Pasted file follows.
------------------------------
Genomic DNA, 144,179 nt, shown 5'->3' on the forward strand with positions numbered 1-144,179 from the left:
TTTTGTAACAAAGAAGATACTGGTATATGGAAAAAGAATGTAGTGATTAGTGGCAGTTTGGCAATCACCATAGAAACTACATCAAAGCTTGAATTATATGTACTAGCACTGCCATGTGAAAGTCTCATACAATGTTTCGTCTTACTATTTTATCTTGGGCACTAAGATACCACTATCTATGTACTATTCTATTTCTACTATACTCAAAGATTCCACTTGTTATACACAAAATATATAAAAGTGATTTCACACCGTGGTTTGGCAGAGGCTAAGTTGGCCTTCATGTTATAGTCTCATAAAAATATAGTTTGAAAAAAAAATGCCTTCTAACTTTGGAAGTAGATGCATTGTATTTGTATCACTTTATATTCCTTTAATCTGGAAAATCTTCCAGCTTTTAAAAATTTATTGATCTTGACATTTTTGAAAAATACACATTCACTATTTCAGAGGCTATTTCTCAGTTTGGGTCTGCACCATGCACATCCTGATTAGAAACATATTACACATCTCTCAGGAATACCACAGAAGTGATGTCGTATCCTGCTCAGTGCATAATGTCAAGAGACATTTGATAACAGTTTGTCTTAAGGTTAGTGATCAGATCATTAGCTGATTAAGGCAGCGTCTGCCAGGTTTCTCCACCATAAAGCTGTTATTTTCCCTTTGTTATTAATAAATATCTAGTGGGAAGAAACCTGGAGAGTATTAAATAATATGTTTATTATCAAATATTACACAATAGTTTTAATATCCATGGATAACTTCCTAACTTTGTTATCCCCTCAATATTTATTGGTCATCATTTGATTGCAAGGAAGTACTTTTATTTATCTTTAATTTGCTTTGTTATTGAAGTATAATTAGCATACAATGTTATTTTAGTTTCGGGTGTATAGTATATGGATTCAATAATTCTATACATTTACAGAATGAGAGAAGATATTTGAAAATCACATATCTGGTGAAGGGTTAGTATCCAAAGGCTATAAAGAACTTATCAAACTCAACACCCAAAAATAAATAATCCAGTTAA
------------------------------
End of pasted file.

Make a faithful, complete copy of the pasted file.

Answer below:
Genomic DNA, 144,179 nt, shown 5'->3' on the forward strand with positions numbered 1-144,179 from the left:
TTTTGTAACAAAGAAGATACTGGTATATGGAAAAAGAATGTAGTGATTAGTGGCAGTTTGGCAATCACCATAGAAACTACATCAAAGCTTGAATTATATGTACTAGCACTGCCATGTGAAAGTCTCATACAATGTTTCGTCTTACTATTTTATCTTGGGCACTAAGATACCACTATCTATGTACTATTCTATTTCTACTATACTCAAAGATTCCACTTGTTATACACAAAATATATAAAAGTGATTTCACACCGTGGTTTGGCAGAGGCTAAGTTGGCCTTCATGTTATAGTCTCATAAAAATATAGTTTGAAAAAAAAATGCCTTCTAACTTTGGAAGTAGATGCATTGTATTTGTATCACTTTATATTCCTTTAATCTGGAAAATCTTCCAGCTTTTAAAAATTTATTGATCTTGACATTTTTGAAAAATACACATTCACTATTTCAGAGGCTATTTCTCAGTTTGGGTCTGCACCATGCACATCCTGATTAGAAACATATTACACATCTCTCAGGAATACCACAGAAGTGATGTCGTATCCTGCTCAGTGCATAATGTCAAGAGACATTTGATAACAGTTTGTCTTAAGGTTAGTGATCAGATCATTAGCTGATTAAGGCAGCGTCTGCCAGGTTTCTCCACCATAAAGCTGTTATTTTCCCTTTGTTATTAATAAATATCTAGTGGGAAGAAACCTGGAGAGTATTAAATAATATGTTTATTATCAAATATTACACAATAGTTTTAATATCCATGGATAACTTCCTAACTTTGTTATCCCCTCAATATTTATTGGTCATCATTTGATTGCAAGGAAGTACTTTTATTTATCTTTAATTTGCTTTGTTATTGAAGTATAATTAGCATACAATGTTATTTTAGTTTCGGGTGTATAGTATATGGATTCAATAATTCTATACATTTACAGAATGAGAGAAGATATTTGAAAATCACATATCTGGTGAAGGGTTAGTATCCAAAGGCTATAAAGAACTTATCAAACTCAACACCCAAAAATAAATAATCCAGTTAA